New Delhi, July 8 (IANS) In a setback to the government and the armed forces, the Supreme Court on Friday ruled the army cannot use excessive force during counter-insurgency operations in areas declared disturbed under the Armed Forces (Special Powers) Act and criminal courts do have the jurisdiction over cases of alleged excesses by security forces.
“The use of excessive force or retaliatory force by the Manipur Police or the armed forces of the Union is not permissible,” said a bench of Justice Madan B. Lokur and Justice Uday Umesh Lalit in their judgment.
The verdict came on the plea by the Extra Judicial Execution Victim Families Association (EEVFAM) which has sought a SIT probe into the killing of 1,528 persons by the Manipur Police and security forces since 1978.
Holding that armed forces should refrain from excessive fire power in counter-insurgency operations, Justice Lokur, speaking for the bench, said: “When the state uses such excessive or retaliatory force leading to death, it is referred to as an extra-judicial killing or an extra-judicial execution or as it is called ‘administrative liquidation’.”
“Society and the courts obviously cannot and do not accept such a death caused by the state since it is destructive of the rule of law and plainly unconstitutional,” the court said, adding “it is abundantly clear that the right of self-defence or private defence falls in one basket and use of excessive force or retaliatory force falls in another basket”.
In a significant conclusion, the court said that “merely because a person is carrying arms in a disturbed area, he does not ipso facto become an enemy. There has to be something much more to brand such a person as an enemy. That a person is not a mere law-breaker but an enemy can be determined only by a thorough enquiry”.
Reiterating an earlier view taken by the top court, the bench ruled that proceedings could be initiated before a criminal court in the event of the death of a person on account of excessive or retaliatory force by armed forces.
“The law is therefore very clear that if an offence is committed even by army personnel, there is no concept of absolute immunity from trial by the criminal court constituted under the Cr.P.C. (Code of Criminal Procedure). To contend that this would have a deleterious and demoralizing impact on the security forces is certainly one way of looking at it.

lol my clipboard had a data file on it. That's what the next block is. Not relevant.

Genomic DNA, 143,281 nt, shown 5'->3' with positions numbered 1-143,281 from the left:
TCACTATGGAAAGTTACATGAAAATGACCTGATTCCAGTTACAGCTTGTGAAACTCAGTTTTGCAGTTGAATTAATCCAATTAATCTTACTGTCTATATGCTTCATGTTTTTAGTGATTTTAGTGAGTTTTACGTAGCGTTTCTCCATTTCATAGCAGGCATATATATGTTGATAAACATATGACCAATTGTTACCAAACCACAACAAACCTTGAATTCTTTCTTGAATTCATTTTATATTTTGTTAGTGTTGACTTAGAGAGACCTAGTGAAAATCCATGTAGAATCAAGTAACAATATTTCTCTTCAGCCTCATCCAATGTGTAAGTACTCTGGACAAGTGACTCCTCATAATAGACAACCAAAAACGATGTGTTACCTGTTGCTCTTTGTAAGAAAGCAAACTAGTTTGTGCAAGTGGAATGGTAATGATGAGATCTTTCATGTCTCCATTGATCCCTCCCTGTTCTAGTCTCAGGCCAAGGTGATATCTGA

“..but from the point of view of a citizen, living under the shadow of a gun that can be wielded with impunity, outright acceptance of the proposition advanced is equally unsettling and demoralizing, particularly in a constitutional democracy like ours.”
Rejecting the government’s contention that Manipur was faced with “unconventional war” like situation, the judgment said: “Be that as it may, we need to be clear that the situation in Manipur has never been one of a war or an external aggression or an armed rebellion that threatens the security of the country or a part thereof.”
It noted that no such declaration of war-like situation has been made by the government – explicitly or even implicitly – and “nothing has been shown to us that would warrant” such a conclusion, terming the situation in the northeastern state as a “public order situation equivalent to an internal disturbance”.
Taking note of National Human Rights Commission’s submission that it was a “toothless body”, the court sought the government’s response as to whether it was bound by their recommendations and announced it proposed to consider the nature of guidelines issued by the NHRC and “whether they are binding or only advisory”.
Reiterating that an allegation of excessive force by police or army in Manipur resulting in the death of any person must be thoroughly enquired into, the court said, that for the time being it was leaving open the decision as to which agency would probe the cases.
The decision on this, the court said, would be taken after amicus curiae Menaka Guruswamy along with EEVFAM representatives revisits all the 1,466 cases as it had already done in 62 cases.